This day is another wild card to allow for the quirks of your space and your life. Many homes have a tricky no man’s land where clutter builds up, like the stairs or a little corner nook; you may also have a room not covered in this challenge, like a laundry room or sunroom. Alternately, you can take this day to deal with a clutter hotspot outside your home, like your desk at work, or to revisit any of the prior topics that didn’t get fully addressed in one day.
Day 24: Attic and Basement
You might think the expression “out of sight, out of mind” would apply to clutter—after all, it’s easy enough to shove any objects we don’t want to make decisions about into one of these spacious storage areas. But just being aware that there’s a mess of stuff hiding above or below can be a subtle source of stress. Venture downstairs or upstairs today and sort through those items you’ve stashed away. You may find many things that were difficult to part with at the time, but that you’re now happy to get rid of. Precious memories may fall into this category, if so, here are more tips on how to declutter sentimental items.
Day 25: Car
Most of us spend so much time in our cars that, if we’re not vigilant, they can end up filled with junk, like empty coffee cups, and misplaced items, like scarves or books. The good news is, it doesn’t take too long to clean out your vehicle, so do that today.
If you don’t have a vehicle or any outdoor storage areas, consider taking this day and Day 26 to start planning a yard sale to get rid of the items that didn’t make the cut in this challenge.
Day 26: Outdoor Areas
If you have a garage, shed, porch, steps, or any other outdoor area that’s a magnet for clutter, take this day to sort through everything that’s out there. If you’ve recently moved or downsized, you may have donated or gotten rid of a lot of the items that tend to live in these spaces, but, if you haven’t, clearing cluttered outdoor areas can be a real game-changer. Organize the things you use, and get rid of the things you don’t.
Day 27: Pet and Plant Supplies
With pets and plants come toys, food containers, tools, gloves, and other necessary (and not so necessary) accessories. If you haven’t already dealt with these things on another day, figure out which stuffed toys or terracotta pots you still want, throw out anything that can’t be used, and pass the rest on to another pet- or plant-lover.
Day 28: DIY and Emergency Supplies
You may have encountered some of these in your junk drawer or elsewhere, but today is the day to round up and sort out all the little things you reach for when something needs fixing: batteries, light bulbs, tools, user manuals, tape, screws, hooks, buttons, scissors, needles, thread, and other assorted household bits. Also check out your emergency supplies like flashlights, candles, and matches. Your goal is to organize everything so that it’s readily accessible when you need it, and, of course, to discard anything that’s broken, expired or that you’ll never use.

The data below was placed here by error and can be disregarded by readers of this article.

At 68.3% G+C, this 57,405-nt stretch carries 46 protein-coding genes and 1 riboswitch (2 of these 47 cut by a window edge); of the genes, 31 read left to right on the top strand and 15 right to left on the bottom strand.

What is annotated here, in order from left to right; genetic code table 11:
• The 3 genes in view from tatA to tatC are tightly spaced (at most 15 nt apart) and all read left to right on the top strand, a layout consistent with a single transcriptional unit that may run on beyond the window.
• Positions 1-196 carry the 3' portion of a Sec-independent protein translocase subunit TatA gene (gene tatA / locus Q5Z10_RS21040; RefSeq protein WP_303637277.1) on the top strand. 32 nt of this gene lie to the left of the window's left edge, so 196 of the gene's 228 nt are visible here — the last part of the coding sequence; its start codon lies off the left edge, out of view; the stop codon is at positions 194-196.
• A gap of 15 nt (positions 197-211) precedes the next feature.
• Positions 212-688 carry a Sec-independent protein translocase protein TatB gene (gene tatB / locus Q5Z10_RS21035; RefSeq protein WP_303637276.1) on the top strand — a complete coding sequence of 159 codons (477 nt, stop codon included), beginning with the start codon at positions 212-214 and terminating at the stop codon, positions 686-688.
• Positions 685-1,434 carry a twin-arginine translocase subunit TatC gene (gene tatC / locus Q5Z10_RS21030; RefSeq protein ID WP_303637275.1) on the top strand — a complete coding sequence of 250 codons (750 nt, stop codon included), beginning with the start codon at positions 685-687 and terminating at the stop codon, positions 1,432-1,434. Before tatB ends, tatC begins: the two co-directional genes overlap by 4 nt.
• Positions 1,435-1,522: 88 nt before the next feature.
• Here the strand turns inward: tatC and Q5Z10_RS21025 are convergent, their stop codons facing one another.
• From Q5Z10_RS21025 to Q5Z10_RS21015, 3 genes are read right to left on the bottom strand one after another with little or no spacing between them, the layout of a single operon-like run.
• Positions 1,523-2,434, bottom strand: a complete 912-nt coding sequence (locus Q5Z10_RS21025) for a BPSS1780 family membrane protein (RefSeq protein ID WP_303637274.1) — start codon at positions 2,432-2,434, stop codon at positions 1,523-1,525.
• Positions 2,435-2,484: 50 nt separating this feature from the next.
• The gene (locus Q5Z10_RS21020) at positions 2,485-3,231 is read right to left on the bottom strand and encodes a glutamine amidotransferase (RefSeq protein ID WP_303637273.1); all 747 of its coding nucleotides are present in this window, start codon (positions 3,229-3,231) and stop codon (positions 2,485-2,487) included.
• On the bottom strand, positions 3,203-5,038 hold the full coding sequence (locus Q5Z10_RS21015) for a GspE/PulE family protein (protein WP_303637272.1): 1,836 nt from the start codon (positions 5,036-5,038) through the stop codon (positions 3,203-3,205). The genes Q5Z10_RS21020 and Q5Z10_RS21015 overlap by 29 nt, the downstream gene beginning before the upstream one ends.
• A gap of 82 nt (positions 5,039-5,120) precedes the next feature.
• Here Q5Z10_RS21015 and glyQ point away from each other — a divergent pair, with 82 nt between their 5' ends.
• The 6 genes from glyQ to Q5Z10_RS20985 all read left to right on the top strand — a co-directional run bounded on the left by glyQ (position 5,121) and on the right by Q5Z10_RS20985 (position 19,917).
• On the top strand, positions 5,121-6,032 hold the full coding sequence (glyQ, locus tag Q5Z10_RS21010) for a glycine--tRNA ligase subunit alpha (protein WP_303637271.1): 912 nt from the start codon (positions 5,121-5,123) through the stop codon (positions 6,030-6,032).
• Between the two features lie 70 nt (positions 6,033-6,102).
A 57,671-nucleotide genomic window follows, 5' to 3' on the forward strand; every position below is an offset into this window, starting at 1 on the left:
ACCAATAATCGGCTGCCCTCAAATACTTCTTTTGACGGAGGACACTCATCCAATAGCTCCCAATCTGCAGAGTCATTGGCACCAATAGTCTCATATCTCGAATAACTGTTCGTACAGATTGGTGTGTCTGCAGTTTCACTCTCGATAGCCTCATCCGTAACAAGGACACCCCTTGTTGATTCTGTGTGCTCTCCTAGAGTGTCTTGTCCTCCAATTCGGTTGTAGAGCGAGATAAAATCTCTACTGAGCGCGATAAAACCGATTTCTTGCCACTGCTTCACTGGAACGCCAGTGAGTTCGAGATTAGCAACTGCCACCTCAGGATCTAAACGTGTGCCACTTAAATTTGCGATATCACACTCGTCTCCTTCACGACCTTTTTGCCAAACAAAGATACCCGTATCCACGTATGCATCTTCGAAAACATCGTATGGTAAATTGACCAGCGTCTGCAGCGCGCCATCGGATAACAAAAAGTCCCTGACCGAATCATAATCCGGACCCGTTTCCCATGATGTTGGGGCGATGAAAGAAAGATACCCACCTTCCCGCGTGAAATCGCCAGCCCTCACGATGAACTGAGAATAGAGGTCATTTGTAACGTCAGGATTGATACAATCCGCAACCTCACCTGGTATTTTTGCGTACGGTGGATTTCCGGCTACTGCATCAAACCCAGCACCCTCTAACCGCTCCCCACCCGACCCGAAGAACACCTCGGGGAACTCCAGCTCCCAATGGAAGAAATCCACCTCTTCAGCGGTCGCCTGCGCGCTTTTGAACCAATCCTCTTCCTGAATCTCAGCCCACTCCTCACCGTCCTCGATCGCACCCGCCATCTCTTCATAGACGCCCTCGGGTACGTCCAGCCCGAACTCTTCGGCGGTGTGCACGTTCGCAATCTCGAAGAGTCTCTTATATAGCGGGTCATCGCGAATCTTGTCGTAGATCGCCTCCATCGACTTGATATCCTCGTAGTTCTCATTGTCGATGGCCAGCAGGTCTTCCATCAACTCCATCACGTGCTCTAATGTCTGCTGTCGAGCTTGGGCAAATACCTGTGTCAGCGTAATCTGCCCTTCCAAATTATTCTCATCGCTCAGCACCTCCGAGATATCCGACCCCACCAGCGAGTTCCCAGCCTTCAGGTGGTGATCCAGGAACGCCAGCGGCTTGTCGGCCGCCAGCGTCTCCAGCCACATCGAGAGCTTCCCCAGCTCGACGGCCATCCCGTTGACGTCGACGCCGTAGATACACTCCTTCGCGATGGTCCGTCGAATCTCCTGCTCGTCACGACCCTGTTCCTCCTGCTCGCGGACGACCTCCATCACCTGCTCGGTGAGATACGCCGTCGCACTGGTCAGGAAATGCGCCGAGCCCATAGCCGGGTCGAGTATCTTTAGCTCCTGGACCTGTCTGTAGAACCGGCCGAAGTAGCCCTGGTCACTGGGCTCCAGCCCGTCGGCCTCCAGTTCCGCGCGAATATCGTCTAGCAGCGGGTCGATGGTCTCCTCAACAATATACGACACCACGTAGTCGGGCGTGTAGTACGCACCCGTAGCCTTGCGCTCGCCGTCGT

Day 29: Hobby Equipment and Collections
You may not want to get rid of any of your art supplies, exercise equipment, DVDs, or souvenir refrigerator magnets. But you should go through it all anyway, because—despite your best intentions—collectibles and hobby equipment and supplies can quickly become unmanageable clutter. You may discover that you don’t really use every item you own, or that you’re holding on to some things that no longer make you happy. If so, consider gifting these items to family or friends or donating them to someone who will use and enjoy them. Even if you keep it all, simply reorganizing these items can seriously clear up space in your home, making it easier for you to practice your hobby or appreciate the objects you’ve collected.
Day 30: Email
Email might not seem like something you need to declutter—after all, it doesn’t take up physical space. But repeatedly opening an inbox full of messages you haven’t read or acted on can really drain your energy, making you less productive. Delete what you don’t need, flag what you have to take care of, and save messages you want to preserve to the appropriate folder. (If you don’t have separate folders, create some now.) There are also tools to maximize your email enjoyment and productivity. You can also choose to expand this virtual decluttering to your contacts list, digital photos, documents, music, social media, or anything online that makes you feel overwhelmed.
This last day also can serve as inspiration to declutter your physical environment further, or to move on to the next level of decluttering and revamp your schedule, the activities you participate in, and the people you choose to make time for. Once you start the decluttering process, it will become easier to manage the daily inflow of stuff—helping prevent the accumulation of new clutter and making your life run more smoothly overall.
And now, 30 days later, you’re done! Or, even if you’re not done, you’ve made a tremendous start. If you’re living in a home where you’ve stayed for more than 20 years, you may find that this 30-day declutter challenge equals round one, rather than the end game. Take a break if you need to, and then pick a new month and begin again.
Which types of household clutter do you find the most challenging to deal with? Have you created your own great strategies for managing the stuff that collects across our lives? Please share with us and other readers—both your successes and your ongoing clutter challenges—in the comments below.